Shared transport

    Classloader leaks in thread pool. Class loader leaks in JGroups thread pool over time. Effect on JGroups / applications?

    Devise test to force a classloader leak in the JGroups threadpool

    Brian

    2

    Shared transport

    Starvation of one service by another. One greedy service causes starvation of thread pool resources for other services: for example, JBoss Web with many sessions under replication using up all threads in JG thread pool

    Set up AS "Seam-like" app that involves web and SFSB replication, entity clustering and JBM. Introduce faults into individual services to see how the overall system reacts

    Brian

     

    Related Tests in JG, JBC, JBM and AS test suites

     

    Identify here test suites which address the potential problems mentioned above. General indication is OK for now.

     

    Functional

     

    Component

    Tests

    Description

    JGroups

    SharedTransportTest

    Tests of key features of the shared transport

    JGroups

    ConcurrentStackTest

    Tests key features of the concurrent stack

     

    Performance

     

    Component

    Tests

    Description

    sample component

    name of suite

    description of suite

     

    Stress

     

    Component

    Tests

    Description

    sample component

    name of suite

    description of suite

     

    Comments

     

    Brian Stansberry (17 March 2008):

     

    General comments on new JGroups feature usage in AS 5 and testing thereof:

     

    In general order of "problem" significance:

     

    1) Concurrent stack.  Issue here is it is now possible for AS services and JBC to concurrently receive messages from JGroups.  AS codebase has zero tests targeted at checking handling of this.  Don't know about JBC.

     

    2) Shared transport. General issue that different AS services will be sharing a JGroups resource.  Couple subissues come to mind:

     

    a) Lifecycle of the shared transport protocol as services start and stop.  This is really something that's better tested directly in the JGroups testsuite; the AS isn't doing anything special here.

     

    b) Different services are sharing the shared transport's thread pool, thus there is possibility of conflict between services over that resource (i.e. one rogue service consumes all threads).  This is an area that needs testing.  I've briefly talked with Dominik about the need for tests of a "Seam-like" app that involves web and SFSB replication, entity clustering and JBM. With such an app we can introduce faults into individual services to see how the overall system reacts.

     

    3) OOB messages.  The AS code doesn't use these directly.  JBC might for  2PC COMMIT messages. Not sure what the risk is here; just something different.

     

    4) VIEW_SYNC. Clebert asked a question Friday about how this changes the timing of receipt of view changes.  Perhaps could be an issue if services have an implicit assumption about timing (which they shouldn't, since different nodes will always get views at different times.)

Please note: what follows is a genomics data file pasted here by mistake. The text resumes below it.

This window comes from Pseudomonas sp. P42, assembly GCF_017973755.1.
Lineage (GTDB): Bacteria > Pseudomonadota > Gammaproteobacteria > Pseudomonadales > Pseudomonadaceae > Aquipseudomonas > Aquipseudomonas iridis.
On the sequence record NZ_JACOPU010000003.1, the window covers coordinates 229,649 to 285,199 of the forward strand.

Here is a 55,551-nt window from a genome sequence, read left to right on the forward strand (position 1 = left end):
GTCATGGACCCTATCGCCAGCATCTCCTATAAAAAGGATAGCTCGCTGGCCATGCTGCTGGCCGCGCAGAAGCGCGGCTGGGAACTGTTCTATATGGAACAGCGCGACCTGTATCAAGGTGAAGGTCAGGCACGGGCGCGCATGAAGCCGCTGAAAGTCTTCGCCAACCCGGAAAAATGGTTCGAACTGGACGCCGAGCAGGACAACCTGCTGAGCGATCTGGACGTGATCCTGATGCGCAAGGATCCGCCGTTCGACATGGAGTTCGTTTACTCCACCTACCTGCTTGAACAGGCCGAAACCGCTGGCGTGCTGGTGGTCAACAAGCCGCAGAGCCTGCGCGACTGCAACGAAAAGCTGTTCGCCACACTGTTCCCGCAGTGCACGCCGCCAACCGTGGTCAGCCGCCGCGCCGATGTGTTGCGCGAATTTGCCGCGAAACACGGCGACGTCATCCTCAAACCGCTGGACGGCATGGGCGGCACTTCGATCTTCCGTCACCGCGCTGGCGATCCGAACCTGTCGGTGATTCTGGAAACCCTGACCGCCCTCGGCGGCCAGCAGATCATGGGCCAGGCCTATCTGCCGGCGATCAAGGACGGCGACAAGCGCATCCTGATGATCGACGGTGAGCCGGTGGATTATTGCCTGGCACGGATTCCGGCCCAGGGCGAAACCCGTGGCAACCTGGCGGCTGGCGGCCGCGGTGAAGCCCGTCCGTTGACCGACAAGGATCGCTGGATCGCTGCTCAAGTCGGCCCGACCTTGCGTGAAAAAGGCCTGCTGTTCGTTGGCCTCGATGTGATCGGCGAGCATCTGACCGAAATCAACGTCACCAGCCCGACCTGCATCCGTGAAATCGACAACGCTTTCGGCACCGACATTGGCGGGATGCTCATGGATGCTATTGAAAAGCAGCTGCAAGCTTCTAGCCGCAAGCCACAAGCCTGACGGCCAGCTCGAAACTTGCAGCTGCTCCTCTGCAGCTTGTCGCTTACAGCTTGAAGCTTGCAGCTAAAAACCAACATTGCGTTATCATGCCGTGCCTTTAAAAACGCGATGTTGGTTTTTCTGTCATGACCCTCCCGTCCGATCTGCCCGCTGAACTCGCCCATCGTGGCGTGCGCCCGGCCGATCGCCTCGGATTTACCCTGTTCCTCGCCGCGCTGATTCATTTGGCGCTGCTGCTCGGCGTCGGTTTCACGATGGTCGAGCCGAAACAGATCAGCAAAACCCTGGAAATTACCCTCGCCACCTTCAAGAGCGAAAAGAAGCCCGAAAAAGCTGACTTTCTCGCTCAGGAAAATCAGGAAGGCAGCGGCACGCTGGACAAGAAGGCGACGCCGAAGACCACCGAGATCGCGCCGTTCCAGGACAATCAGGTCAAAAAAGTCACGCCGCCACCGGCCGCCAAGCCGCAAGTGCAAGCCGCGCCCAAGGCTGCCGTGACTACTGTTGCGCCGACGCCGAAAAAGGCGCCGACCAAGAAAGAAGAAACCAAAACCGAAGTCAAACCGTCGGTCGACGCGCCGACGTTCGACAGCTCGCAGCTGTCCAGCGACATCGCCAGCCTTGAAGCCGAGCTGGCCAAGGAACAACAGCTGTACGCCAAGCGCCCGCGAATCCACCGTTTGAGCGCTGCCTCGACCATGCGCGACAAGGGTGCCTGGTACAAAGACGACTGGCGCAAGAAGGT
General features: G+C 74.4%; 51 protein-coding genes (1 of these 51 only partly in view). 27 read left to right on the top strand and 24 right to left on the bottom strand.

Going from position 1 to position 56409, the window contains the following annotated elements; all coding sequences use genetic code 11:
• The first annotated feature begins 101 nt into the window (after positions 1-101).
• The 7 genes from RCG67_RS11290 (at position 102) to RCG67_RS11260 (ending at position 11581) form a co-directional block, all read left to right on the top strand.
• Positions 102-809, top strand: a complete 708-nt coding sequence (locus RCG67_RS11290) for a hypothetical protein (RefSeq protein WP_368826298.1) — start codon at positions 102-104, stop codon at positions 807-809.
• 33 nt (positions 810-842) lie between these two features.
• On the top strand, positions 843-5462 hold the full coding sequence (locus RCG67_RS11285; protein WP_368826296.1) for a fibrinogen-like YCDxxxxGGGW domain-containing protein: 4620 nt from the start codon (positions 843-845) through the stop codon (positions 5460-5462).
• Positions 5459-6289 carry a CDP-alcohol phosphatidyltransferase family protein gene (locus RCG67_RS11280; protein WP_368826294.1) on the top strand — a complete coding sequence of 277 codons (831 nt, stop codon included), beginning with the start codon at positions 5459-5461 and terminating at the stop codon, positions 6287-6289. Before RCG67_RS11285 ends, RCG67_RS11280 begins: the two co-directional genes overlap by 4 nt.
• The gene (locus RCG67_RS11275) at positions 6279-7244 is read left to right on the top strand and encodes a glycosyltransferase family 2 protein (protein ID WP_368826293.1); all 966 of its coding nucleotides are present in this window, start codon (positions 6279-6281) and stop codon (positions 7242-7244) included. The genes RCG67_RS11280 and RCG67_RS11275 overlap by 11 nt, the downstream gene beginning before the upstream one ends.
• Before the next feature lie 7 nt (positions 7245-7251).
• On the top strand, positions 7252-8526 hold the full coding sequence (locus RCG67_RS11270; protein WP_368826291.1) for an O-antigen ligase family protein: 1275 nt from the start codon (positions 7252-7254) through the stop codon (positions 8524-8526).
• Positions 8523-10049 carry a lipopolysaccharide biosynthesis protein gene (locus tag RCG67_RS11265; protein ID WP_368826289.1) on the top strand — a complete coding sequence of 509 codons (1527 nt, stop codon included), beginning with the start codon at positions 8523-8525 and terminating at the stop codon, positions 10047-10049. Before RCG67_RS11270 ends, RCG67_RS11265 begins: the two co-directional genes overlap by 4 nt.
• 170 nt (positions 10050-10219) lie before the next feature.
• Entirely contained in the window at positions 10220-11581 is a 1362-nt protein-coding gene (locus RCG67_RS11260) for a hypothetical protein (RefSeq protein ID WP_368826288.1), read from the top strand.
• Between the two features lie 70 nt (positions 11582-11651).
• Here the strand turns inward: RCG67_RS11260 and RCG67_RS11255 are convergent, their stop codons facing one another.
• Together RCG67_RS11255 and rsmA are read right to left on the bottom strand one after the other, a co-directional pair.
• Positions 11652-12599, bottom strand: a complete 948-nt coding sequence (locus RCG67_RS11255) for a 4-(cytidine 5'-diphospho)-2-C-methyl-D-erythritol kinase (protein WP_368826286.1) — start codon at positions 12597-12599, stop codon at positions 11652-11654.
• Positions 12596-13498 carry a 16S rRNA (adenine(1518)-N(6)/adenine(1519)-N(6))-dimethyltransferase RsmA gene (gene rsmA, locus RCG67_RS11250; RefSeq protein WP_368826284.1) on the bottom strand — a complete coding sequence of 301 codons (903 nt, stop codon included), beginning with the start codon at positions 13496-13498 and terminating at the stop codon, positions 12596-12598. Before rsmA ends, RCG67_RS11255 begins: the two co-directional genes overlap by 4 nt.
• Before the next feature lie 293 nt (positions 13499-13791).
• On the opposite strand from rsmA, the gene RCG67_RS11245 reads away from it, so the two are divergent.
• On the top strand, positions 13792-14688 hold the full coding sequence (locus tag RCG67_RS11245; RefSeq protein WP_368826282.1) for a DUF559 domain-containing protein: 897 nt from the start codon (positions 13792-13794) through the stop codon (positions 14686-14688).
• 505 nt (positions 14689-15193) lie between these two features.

Bela Ban (17 March 2008)

     

    +1 on Brian's comments, plus

     

        Shared transport: since AS 5 will use it by default, we need to

         see (a) whether the current tests in JGroups cover all possible

         uses in AS and (b) add shared transport tests directly in the

         testsuites of AS (and, to a lesser degree) in JBC

        See where we're still using MUX and make sure nobody uses it

         anymore, switch all users to the shared transport

     

    The goal here is to have a valid replacement for the MUX, not to replace something flawed with something equally flawed

     

    Richard Achmatowicz (2 April 2008)

     

    1) Concurrent stack and callbacks: Applications interact with JGroups via callbacks such as MembershipListener, MessageListener and ChannelListener. One significant change between the old stack and the concurrent stack is that with the old stack, these callbacks were never called concurrently. With the new stack, these callbacks can be called concurrently for events (view changes, state transfers, message arrivals)  from different senders.

     

    In the case where the stack contains ordering protocols, this may restrict the degree of concurrent callbacks. For example,

    with FIFO ordering (e.g. pbcast.NAKACK for UDP mcast and UNICAST for UDP unicast), now events from the same sender will not be

    concurrent, but processed in FIFO order. But in general, the application should assume that callbacks will be called concurrently.

     

    As a consequence, at a minimum, all application level callbacks should be thread-safe.

     

    2) Shared transport and concurrent thread pool: When using the shared transport, the number of incoming messages to the transport may double, triple, etc. depending on the number of channels sharing that transport. If thread pool sizes and thread pool queue sizes are not adjusted, this will probably result in events being rejected due to thread pool being overloaded. In the case that the thread pool is overloaded, the default rejection policy is to have the caller (multicast port, unicast port, TCP port) carry the event up the stack. This will effectively result in sequential processing of events (need to double check this) without any exception being raised. Thus, poor performance may be seen.

     

    3) RpcDispatcher: Are all callbacks used internally in RpcDispatcher (and HAPartition, DistributedState) thread-safe?